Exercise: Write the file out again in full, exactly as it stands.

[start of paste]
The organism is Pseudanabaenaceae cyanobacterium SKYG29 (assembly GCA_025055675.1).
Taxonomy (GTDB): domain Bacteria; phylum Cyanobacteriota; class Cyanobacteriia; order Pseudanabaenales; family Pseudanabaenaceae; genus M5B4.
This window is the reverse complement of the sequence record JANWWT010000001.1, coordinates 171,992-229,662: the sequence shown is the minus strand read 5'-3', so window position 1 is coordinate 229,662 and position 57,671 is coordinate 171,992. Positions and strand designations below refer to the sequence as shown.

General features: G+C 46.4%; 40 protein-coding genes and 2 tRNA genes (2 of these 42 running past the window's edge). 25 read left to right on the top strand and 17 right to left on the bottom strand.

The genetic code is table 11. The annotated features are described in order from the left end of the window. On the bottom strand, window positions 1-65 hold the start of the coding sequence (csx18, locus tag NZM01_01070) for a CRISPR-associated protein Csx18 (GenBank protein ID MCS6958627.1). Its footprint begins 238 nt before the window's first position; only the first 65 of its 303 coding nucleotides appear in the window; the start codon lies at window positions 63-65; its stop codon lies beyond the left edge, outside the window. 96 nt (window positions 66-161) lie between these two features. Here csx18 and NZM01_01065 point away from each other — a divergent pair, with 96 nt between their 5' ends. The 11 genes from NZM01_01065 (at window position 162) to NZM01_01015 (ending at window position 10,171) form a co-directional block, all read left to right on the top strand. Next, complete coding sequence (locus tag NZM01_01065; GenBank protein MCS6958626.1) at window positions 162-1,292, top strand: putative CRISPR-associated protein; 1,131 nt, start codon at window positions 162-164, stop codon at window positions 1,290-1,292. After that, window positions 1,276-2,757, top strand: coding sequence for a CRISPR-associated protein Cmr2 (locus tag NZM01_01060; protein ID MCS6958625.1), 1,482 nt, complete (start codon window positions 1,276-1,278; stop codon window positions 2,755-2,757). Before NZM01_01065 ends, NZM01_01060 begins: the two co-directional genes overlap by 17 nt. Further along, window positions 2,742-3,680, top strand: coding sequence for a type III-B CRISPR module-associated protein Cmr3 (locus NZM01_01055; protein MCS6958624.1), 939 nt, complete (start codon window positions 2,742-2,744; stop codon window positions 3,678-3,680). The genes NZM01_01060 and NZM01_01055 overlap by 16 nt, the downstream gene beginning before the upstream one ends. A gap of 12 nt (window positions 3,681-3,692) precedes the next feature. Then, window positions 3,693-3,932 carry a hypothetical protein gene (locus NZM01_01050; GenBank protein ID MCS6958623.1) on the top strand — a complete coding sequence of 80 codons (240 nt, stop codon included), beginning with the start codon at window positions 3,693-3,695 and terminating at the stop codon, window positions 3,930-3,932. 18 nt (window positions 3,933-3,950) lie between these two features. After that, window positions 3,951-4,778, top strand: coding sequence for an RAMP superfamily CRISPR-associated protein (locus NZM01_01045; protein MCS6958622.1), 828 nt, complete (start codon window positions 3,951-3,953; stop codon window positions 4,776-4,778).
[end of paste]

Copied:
The organism is Pseudanabaenaceae cyanobacterium SKYG29 (assembly GCA_025055675.1).
Taxonomy (GTDB): domain Bacteria; phylum Cyanobacteriota; class Cyanobacteriia; order Pseudanabaenales; family Pseudanabaenaceae; genus M5B4.
This window is the reverse complement of the sequence record JANWWT010000001.1, coordinates 171,992-229,662: the sequence shown is the minus strand read 5'-3', so window position 1 is coordinate 229,662 and position 57,671 is coordinate 171,992. Positions and strand designations below refer to the sequence as shown.

General features: G+C 46.4%; 40 protein-coding genes and 2 tRNA genes (2 of these 42 running past the window's edge). 25 read left to right on the top strand and 17 right to left on the bottom strand.

The genetic code is table 11. The annotated features are described in order from the left end of the window. On the bottom strand, window positions 1-65 hold the start of the coding sequence (csx18, locus tag NZM01_01070) for a CRISPR-associated protein Csx18 (GenBank protein ID MCS6958627.1). Its footprint begins 238 nt before the window's first position; only the first 65 of its 303 coding nucleotides appear in the window; the start codon lies at window positions 63-65; its stop codon lies beyond the left edge, outside the window. 96 nt (window positions 66-161) lie between these two features. Here csx18 and NZM01_01065 point away from each other — a divergent pair, with 96 nt between their 5' ends. The 11 genes from NZM01_01065 (at window position 162) to NZM01_01015 (ending at window position 10,171) form a co-directional block, all read left to right on the top strand. Next, complete coding sequence (locus tag NZM01_01065; GenBank protein MCS6958626.1) at window positions 162-1,292, top strand: putative CRISPR-associated protein; 1,131 nt, start codon at window positions 162-164, stop codon at window positions 1,290-1,292. After that, window positions 1,276-2,757, top strand: coding sequence for a CRISPR-associated protein Cmr2 (locus tag NZM01_01060; protein ID MCS6958625.1), 1,482 nt, complete (start codon window positions 1,276-1,278; stop codon window positions 2,755-2,757). Before NZM01_01065 ends, NZM01_01060 begins: the two co-directional genes overlap by 17 nt. Further along, window positions 2,742-3,680, top strand: coding sequence for a type III-B CRISPR module-associated protein Cmr3 (locus NZM01_01055; protein MCS6958624.1), 939 nt, complete (start codon window positions 2,742-2,744; stop codon window positions 3,678-3,680). The genes NZM01_01060 and NZM01_01055 overlap by 16 nt, the downstream gene beginning before the upstream one ends. A gap of 12 nt (window positions 3,681-3,692) precedes the next feature. Then, window positions 3,693-3,932 carry a hypothetical protein gene (locus NZM01_01050; GenBank protein ID MCS6958623.1) on the top strand — a complete coding sequence of 80 codons (240 nt, stop codon included), beginning with the start codon at window positions 3,693-3,695 and terminating at the stop codon, window positions 3,930-3,932. 18 nt (window positions 3,933-3,950) lie between these two features. After that, window positions 3,951-4,778, top strand: coding sequence for an RAMP superfamily CRISPR-associated protein (locus NZM01_01045; protein MCS6958622.1), 828 nt, complete (start codon window positions 3,951-3,953; stop codon window positions 4,776-4,778).